On September 19, the Holcim Foundation for Sustainable Construction announced the winning projects for the North American region of the Holcim Awards. The program, held every three years, honours “innovative, future-oriented and tangible construction projects”—that have not yet been built. (In previous cases, winning a Holcim Award has helped spur the development of a theoretical project—almost half of all winners have now been built.)
The Gold prize went to Amy Mielke and Caitlin Taylor (Water Pore Partnership) for their idea of a water-absorptive ‘urban skin’ surface and subterranean basin that would capture Las Vegas’ rain runoff, and add more than 75,000 ML (20 billion gal) to the city’s water supply capacity.
Danish architect Bjarke Ingels’ firm, BIG, took the Silver prize thanks to its urban flood-protection concept for Lower Manhattan. The 13-km (8-mi) long infrastructural barrier includes various raised berms and other public-space infrastructure to mitigate damage caused by hurricanes.
A zero-carbon compostable structure, recently on display at MoMA New York, claimed Bronze for designer David Benjamin (the Living architecture lab). It uses advances in biotechnology, computation, and engineering to create a new building material—bricks comprising corn stalks and fungal organisms—that is almost fully organically grown and compostable.
Canadian projects were also among those recognized at the ceremony, held at Evergreen Brick Works in Toronto—itself a 2008 Holcim Awards prize-winning project—and featuring a keynote speech by the city’s former mayor, David Miller.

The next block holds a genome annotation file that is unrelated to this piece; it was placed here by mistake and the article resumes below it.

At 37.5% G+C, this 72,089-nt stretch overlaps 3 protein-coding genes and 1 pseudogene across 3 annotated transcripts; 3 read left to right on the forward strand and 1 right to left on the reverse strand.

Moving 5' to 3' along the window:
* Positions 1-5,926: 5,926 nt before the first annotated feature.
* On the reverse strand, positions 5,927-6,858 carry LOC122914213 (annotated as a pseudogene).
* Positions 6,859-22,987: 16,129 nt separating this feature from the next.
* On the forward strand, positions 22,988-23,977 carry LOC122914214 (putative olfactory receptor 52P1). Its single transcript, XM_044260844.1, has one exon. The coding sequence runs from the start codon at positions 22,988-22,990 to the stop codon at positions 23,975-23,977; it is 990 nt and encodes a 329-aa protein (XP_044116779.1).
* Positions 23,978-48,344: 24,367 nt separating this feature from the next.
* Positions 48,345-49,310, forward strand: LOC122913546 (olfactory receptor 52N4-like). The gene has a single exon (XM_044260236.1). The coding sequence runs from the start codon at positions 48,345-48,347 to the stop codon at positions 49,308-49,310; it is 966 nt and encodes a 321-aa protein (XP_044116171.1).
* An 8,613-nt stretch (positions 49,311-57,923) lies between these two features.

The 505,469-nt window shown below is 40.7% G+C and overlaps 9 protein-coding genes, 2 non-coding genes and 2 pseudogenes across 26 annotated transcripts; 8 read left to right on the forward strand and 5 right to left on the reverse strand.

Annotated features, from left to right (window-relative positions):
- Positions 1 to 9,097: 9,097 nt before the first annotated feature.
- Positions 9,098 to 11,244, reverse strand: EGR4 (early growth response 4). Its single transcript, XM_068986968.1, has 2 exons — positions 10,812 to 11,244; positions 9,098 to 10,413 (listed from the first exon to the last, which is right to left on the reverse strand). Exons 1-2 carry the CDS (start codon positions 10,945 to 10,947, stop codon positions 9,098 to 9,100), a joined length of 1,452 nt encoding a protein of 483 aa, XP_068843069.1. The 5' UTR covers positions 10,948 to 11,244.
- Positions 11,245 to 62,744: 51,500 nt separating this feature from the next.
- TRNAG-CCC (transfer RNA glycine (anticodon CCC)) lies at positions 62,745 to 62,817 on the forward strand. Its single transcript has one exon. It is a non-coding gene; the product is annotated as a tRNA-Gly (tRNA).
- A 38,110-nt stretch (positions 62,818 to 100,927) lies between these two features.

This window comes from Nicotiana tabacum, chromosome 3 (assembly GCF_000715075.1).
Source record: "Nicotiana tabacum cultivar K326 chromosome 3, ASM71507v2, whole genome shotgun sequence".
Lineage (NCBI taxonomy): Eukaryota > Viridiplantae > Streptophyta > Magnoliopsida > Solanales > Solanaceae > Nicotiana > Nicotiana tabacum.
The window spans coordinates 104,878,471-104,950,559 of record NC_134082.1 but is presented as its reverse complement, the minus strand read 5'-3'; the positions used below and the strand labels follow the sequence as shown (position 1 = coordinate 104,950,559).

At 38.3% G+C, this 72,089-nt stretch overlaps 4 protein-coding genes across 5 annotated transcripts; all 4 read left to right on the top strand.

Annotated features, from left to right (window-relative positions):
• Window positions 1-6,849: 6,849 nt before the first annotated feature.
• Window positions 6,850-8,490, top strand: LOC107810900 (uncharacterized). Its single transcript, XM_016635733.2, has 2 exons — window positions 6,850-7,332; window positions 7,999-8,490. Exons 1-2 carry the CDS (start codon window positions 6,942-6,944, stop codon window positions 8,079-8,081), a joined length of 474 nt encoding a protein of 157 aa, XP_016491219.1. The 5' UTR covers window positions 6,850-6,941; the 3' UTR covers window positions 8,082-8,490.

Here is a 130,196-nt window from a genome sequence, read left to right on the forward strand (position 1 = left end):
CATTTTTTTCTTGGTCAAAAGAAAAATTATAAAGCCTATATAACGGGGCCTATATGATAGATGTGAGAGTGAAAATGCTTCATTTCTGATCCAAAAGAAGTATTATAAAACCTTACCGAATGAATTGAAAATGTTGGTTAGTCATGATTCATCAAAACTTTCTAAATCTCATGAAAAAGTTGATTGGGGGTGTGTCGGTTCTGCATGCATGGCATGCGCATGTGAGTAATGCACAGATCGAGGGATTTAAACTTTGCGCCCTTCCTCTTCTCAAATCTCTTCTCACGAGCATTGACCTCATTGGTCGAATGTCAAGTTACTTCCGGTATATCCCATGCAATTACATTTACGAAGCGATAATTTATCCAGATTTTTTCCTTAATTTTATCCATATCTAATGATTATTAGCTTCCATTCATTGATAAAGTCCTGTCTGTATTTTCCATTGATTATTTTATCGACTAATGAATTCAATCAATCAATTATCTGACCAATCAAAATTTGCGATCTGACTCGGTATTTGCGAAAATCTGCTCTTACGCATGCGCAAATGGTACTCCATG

Boston architects Nader Tehrani and Katherine Faulkner (NADAAA) received an Acknowledgement prize for their renovation and extension of the University of Toronto’s 19th century John H. Daniels building, located downtown. Additionally, in the Next Generation category for young design professionals, Toronto’s Jonathan Enns (solidoperations) was awarded for his concept of an interlocking panelized timber building system—suitable for multi-family construction in remote areas.
Both projects will be the focus of future web articles on Construction Canada Online.
Other Acknowledgement prizes went to:
● Paris-based ABF-lab architects for a public ‘forest’ park and interactive wall in Seattle;
● Sheila Kennedy and J Frano Violich (Kennedy & Violich Architecture) for the Chrysanthemum Building—an affordable residential urban infill development in Boston; and
● Peter and Hadley Arnold (Woodbury University’s Arid Lands Institute) for a digital tool for urban design and water-use planning in Los Angeles.
The five other Next Generation winners were:
- Brooklyn-based architect Debbie Chen for a municipal centre for harvesting utility from waste in New York City;
- Kenya Endo of Atelier Dreiseitl Asia (Singapore) for a proposal to use former coal mining sites for hydro-pump electricity storage in Greene County, Pennsylvania;
- Beomki Lee, Suk Lee, and Daeho Lee (students at the Massachusetts Institute of Technology [MIT]), for an air purification wall that transforms carbon dioxide into oxygen through bio-mimicry;
- Mark Turibius and Jongman-Sereno (Harvard University) for adaptive reuse of a San Francisco parking structure for cultural activities in San Francisco; and
- Namjoo Kim (MIT) for a new method for creating thin concrete panels.
A jury of international experts, led by U.S. architect Toshiko Mori, selected the winners using criteria for sustainable construction referred to as the five Ps: progress, people, planet, prosperity, and place. The intent is to consider environmental, social, and economic performance, while also highlighting the need for architectural excellence and a high degree of transferability.
The top three regional North American winners will now go on to next year’s global competition, measured against other projects from Europe, Latin America, Africa/Middle East, and Asia Pacific.
More information on all the projects can be found at www.holcimawards.org/nam.